The United Democratic Party (UDP) first took control of the Southside of Belize City in the 1979 general election, when they won two of the then three Southside constituencies. Their Philip Goldson won Albert (which he had first won in 1965), and their Curl Thompson won Mesopotamia, for the first time. Mr. Harry Courtenay of the People’s United Party (PUP) held on to Collet.
For the 1984 general election, the number of Southside constituencies was increased to six, and the UDP won all of these in that election. Since that time, the UDP have always won the majority of the Southside seats, with the sole exception of 1998, when the PUP won four of the Southside constituencies.
In the 2012 general election, the UDP won all six of the Southside seats. With the addition a few years ago of a sizeable amount of Southside voters (who were previously in Lake Independence) to the Pickstock constituency, Pickstock may now be described as a Southside constituency. If we did that, it would be the case that the UDP hold seven out of seven Southside seats. But, we’ll just leave it at six. The point is that the Southside represents a political stronghold of the UDP.
I was raised on the Southside, but because my dad is a Roman Catholic, I was sent to primary and high schools on the Northside – Holy Redeemer School and St. John’s College. The Southside was almost all “Creole” when I was growing up, and most of the children went to Southside Anglican and Wesley primary schools. Those who went on to high school did so at St. Michael’s College (Anglican male), St. Hilda’s College (Anglican female), and Wesley College (Methodist co-ed). These were high schools located on the Southside.
There was a healthy Creole population on the Northside, which held a bigger Mestizo population than the Southside did. When I introduced the “Southside model” a couple decades ago, it was resented by some observers, who said such a model was divisive. My intention was to highlight the socio-economic collapse on the Southside, and to pressure the “authorities” to confront the fact that the Southside was where most of the old capital’s violent crime was originating. When I introduced the Southside model, there was a UDP/NABR government in power in Belmopan, but the NABR side of the coalition was being treated like dirt.
The Southside model is no longer important, because in 2014 everybody can see what has taken place and what is going on. I am not a man who gives himself to nostalgia, but the human wreckage on the Southside makes people like me feel sad. This hurts. It is difficult for me to understand how the UDP Southside area representatives can appear so smug and so full of themselves. The facts on the Southside ground are very, very disturbing.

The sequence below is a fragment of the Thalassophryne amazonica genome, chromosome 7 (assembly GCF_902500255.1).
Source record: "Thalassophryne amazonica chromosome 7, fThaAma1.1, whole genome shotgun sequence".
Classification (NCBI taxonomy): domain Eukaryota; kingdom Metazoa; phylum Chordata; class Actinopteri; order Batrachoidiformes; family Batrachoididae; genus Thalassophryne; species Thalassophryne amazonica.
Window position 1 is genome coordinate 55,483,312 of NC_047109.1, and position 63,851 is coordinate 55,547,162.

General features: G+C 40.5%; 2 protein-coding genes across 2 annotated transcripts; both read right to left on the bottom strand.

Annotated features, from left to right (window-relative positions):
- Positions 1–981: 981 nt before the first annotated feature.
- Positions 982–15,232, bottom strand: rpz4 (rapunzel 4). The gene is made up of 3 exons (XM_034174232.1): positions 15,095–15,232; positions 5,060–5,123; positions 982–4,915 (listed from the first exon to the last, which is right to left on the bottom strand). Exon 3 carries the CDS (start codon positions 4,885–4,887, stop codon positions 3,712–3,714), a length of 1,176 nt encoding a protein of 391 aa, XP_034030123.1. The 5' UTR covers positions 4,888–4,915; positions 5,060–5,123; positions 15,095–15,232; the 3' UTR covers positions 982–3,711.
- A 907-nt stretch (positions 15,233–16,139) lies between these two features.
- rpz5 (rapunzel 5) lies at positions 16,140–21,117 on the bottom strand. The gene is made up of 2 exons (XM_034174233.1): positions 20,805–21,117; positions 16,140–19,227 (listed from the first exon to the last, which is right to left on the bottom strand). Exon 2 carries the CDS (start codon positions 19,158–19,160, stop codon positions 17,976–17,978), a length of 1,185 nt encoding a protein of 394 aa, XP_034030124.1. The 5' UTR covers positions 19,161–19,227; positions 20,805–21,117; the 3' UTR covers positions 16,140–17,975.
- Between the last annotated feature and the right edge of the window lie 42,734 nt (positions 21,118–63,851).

I remember that when the UDP returned to power at the end of June in 1993, the Kremandala organization owned semi-pro basketball and semi-pro football franchises and was a support group for the Princess Royal Youth Hostel Under-17 basketball tournament. The year before, in 1992, the sensational Itza and Tunan murders had brought home the fact that the Crips and Bloods were now waging their gang war in Belize.
There are Southside UDP politicians now in power who allowed UDP Prime Minister Manuel Esquivel to target the Kremandala business and social initiatives for destruction when he returned to power in 1993. I understand why Mr. Esquivel did what he did: there was a personal vendetta between himself and myself which was regrettable, but real. I also understand why the aforementioned UDP Southside politicians participated with their silence in what the then Prime Minister did to Kremandala.
But these men have now been in power for seven years, and Belize City does not have a football field or a basketball auditorium. Semi-pro basketball is dead. The Under-17 tournament is dead. The human carnage continues unabated in the Southside. From afar, you will see view the victims and the perpetrators as cold criminal youth: from inside the Southside, however, people like me can see that there is a system in place which is spitting out the victims and their perpetrators. The people who have power here should be doing something to remove and replace that system. The problem for them is that it is the rulers of that said system who assisted them in coming to power. To reach where they are, they had to collaborate, and that is what they did.
It is not as if the PUP, at the end of the day, have a better record than the UDP. After all, the PUP obey the same invisible rulers of the system, the rulers who give permission for you to come to power. This is not a matter of party politics. It is a matter of serious human tragedy. Where are the Belizean thinkers who should be analyzing and discussing the problem? There are a lot of egos involved here. After all, this is Belize. We are a small place, and we are jealous and suspicious of each other.
This UDP government did create infrastructural jobs, using the Petrocaribe funds, for Southside youth. This indicates that they acknowledge the problem. But their solutions were not sustainable ones. The problem is, as we would say, systemic, and the UDP area representatives cannot do anything to challenge the system at its core, because it is that very same system which blessed their rise to power. They owe their allegiance to the system: they are, beloved, tools of the system.
The point I have tried to make in this essay is this: theoretically, the UDP area representatives have the power to address this problem. They have the loyalty of the Southside voters. This is what makes the situation a pathetic one. Southside voters will continue voting red, and red will continue being the color of the young blood that runs in the streets.
Power to the people. Power in the struggle.